If you enjoyed reading about the advantages and disadvantages of solar energy, you might also like: Can We Build Solar Power Systems in Space?

About the Author

disadvantages of solar energy essay

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Solar Energy Essay


500 Words Essay On Solar Energy

Solar energy is the energy which the earth receives from the sun which converts into thermal or electrical energy. Moreover, solar energy influences the climate of the earth and weather to sustain life. It has great potential which we must use to our advantage fully. Through the solar energy essay, we will look at this in detail and know more about it carefully.

solar energy essay

Importance of Solar Energy

Solar energy is very important as it is a clean and renewable source of energy. Thus, this means it will not damage the earth in any way. In addition, it is available on a daily basis. Similarly, it does not cause any kind of pollution.

As it is environment-friendly, it is very important in today’s world. It is so much better than other pollution sources of energies like fossil fuels and more. Further, it has low maintenance costs.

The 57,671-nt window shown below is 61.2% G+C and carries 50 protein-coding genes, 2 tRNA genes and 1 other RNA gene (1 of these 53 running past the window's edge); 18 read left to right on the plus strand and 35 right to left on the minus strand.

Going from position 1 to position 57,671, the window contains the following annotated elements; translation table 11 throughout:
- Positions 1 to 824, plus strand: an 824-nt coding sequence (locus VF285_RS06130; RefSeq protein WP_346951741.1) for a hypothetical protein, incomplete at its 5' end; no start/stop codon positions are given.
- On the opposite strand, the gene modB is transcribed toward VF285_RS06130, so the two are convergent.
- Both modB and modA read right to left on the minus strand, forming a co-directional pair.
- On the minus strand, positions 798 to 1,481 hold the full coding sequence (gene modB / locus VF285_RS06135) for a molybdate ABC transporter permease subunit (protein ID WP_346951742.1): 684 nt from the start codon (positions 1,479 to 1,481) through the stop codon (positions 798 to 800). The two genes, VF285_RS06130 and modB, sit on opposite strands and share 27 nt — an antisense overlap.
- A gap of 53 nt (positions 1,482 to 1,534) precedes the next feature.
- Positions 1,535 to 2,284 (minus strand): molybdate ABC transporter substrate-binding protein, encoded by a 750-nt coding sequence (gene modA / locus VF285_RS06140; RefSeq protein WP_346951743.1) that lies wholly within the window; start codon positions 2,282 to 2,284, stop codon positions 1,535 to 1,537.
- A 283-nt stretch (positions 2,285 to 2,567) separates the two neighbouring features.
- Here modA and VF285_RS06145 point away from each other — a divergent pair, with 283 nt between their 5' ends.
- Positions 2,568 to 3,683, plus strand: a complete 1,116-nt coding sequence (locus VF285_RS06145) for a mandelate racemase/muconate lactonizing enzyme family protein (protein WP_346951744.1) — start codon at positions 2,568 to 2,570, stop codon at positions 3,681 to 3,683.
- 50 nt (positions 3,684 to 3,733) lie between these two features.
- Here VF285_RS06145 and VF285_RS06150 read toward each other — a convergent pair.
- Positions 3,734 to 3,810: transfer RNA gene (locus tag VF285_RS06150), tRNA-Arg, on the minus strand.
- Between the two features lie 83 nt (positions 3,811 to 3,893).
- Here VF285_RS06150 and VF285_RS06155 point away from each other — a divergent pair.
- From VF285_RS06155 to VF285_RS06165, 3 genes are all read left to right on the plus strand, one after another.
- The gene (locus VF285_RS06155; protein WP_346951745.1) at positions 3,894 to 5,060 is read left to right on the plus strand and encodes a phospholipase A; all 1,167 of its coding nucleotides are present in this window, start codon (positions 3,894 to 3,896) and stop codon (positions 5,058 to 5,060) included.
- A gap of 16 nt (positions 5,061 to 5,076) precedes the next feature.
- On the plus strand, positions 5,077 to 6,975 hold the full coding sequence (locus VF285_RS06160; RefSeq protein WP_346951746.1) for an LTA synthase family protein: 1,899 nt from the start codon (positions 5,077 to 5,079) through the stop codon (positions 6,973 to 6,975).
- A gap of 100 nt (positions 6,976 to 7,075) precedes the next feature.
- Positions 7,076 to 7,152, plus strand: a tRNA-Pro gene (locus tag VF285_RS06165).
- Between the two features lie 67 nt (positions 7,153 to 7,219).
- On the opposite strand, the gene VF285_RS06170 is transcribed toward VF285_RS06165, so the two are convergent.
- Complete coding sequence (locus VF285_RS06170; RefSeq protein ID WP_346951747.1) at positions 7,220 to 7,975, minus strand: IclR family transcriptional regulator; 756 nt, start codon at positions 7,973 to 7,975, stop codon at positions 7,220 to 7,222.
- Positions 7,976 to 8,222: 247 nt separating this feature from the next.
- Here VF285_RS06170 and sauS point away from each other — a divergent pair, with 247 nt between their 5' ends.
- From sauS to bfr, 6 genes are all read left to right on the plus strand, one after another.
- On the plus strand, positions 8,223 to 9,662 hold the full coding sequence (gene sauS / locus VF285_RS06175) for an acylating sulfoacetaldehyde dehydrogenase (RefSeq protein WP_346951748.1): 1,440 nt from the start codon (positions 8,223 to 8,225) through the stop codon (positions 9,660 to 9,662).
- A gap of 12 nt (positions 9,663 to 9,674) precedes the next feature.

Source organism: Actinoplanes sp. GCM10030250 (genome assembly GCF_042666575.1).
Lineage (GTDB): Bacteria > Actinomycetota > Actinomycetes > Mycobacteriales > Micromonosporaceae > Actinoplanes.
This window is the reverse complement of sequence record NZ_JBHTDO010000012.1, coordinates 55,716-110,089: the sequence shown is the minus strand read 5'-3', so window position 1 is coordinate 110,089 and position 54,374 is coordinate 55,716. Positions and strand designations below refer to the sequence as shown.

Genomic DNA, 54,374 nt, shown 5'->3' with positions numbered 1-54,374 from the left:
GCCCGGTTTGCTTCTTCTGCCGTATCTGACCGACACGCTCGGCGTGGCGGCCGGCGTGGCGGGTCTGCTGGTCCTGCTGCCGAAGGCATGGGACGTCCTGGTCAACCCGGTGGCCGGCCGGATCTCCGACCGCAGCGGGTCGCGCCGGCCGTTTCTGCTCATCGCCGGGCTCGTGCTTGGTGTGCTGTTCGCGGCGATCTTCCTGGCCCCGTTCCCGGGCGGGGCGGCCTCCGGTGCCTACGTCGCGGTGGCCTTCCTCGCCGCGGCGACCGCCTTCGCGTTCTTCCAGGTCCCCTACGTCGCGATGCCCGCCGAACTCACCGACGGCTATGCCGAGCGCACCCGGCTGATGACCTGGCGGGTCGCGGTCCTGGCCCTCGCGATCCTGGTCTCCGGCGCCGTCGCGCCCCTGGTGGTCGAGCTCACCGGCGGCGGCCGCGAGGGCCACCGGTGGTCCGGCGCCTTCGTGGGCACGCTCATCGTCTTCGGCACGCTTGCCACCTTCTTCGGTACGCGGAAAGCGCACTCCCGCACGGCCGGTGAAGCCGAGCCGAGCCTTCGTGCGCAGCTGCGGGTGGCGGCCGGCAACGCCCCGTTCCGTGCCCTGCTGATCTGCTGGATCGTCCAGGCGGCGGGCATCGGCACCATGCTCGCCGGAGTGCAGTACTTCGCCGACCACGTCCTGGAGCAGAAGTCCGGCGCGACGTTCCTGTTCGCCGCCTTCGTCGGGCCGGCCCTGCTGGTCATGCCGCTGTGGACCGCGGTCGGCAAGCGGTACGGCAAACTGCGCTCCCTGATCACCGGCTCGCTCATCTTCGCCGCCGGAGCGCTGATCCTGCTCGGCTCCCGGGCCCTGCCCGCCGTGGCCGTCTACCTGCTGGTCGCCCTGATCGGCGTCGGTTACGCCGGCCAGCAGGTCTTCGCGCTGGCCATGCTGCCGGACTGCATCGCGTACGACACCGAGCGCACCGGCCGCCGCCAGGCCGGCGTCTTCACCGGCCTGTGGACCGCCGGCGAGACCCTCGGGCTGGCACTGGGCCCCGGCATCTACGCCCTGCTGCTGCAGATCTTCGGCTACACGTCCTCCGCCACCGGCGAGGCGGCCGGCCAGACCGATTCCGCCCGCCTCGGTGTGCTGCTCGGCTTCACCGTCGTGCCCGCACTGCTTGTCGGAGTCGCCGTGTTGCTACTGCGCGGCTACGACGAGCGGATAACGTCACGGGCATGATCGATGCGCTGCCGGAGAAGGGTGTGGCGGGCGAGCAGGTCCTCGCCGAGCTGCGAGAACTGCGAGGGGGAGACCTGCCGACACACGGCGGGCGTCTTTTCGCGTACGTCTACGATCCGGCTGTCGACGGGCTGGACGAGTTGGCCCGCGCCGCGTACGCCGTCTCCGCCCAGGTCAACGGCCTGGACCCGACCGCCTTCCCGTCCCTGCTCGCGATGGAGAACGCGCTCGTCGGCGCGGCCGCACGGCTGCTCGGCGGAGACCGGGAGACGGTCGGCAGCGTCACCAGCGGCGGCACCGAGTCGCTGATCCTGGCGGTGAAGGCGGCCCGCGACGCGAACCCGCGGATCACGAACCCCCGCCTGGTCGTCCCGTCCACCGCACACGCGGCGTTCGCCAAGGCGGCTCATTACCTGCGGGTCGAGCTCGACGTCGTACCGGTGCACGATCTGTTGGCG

Solar panel systems do not require a lot of solar power energy. Moreover, they come with 5-10 years of warranty which is very beneficial. Most importantly, it reduces the cost of electricity bills.

In other words, we use it mostly for cooking and heating up our homes. Thus, it drops the utility bills cost and helps us save some extra money. Further, solar energy also has many possible applications.

A lot of communities and villages make use of solar energy to power their homes, offices and more. Further, we can use it in areas where there is no access to a power grid. For instance, distilling the water is Africa and powering the satellites in space.

Get the huge list of more than 500 Essay Topics and Ideas

Uses of Solar Energy

In today’s world, we use solar energy for a lot of things. Firstly, we use solar power for many things as small as calculators to as big as power plants which power the entire city. We use the most common solar power for small things.

For instance, many calculators use solar cells to operate, thus they never run out of batteries. Moreover, we also have some watches which run on solar cells. Similarly, there are also radios which run on solar cells.

Thus, you see so many things run on solar power. All satellites run on solar power otherwise they won’t be able to function. Moreover, large desalinization plants make use of solar power if there is little or no freshwater.

In addition, many countries have solar furnaces. We also use solar power commercially and residentially. You will find its uses in transportation service too. In fact, soon, solar powers will also be out on the streets.